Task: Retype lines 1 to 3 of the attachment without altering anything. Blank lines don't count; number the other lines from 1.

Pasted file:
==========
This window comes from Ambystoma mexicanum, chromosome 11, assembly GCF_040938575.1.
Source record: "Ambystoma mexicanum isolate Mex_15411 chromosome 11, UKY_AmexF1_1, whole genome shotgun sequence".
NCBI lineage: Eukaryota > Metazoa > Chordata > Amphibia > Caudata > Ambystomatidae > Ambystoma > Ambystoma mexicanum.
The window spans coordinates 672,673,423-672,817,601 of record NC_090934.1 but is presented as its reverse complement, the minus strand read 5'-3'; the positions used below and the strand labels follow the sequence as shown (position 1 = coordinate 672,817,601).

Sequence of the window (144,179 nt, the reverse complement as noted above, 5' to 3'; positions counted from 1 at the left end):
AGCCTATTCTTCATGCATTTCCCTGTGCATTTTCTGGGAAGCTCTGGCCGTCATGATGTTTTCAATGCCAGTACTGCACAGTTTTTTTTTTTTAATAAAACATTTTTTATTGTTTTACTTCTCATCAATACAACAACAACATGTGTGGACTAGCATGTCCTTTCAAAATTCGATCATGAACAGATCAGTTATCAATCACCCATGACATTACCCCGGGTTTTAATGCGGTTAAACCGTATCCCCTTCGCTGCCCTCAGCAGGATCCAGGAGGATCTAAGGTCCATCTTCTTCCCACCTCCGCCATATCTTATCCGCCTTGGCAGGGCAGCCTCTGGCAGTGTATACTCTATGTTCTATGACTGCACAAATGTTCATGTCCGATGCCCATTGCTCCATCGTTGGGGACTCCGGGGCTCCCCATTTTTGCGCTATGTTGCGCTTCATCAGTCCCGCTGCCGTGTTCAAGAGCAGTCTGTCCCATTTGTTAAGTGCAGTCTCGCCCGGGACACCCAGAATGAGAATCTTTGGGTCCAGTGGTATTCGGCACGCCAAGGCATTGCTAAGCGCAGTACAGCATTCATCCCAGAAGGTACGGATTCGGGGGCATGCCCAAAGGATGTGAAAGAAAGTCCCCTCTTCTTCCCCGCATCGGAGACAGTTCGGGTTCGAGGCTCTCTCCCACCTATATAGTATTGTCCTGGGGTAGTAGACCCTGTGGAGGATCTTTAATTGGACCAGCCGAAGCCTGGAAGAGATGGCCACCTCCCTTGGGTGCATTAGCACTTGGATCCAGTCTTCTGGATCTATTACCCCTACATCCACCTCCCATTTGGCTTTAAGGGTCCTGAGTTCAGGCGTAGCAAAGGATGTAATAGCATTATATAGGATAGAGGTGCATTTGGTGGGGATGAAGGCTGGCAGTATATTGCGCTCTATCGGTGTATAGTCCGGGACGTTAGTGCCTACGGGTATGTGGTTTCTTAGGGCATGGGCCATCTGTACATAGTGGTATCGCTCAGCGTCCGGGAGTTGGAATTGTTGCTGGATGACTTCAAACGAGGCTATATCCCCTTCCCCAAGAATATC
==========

This window comes from Ambystoma mexicanum, chromosome 11, assembly GCF_040938575.1.
Source record: "Ambystoma mexicanum isolate Mex_15411 chromosome 11, UKY_AmexF1_1, whole genome shotgun sequence".
NCBI lineage: Eukaryota > Metazoa > Chordata > Amphibia > Caudata > Ambystomatidae > Ambystoma > Ambystoma mexicanum.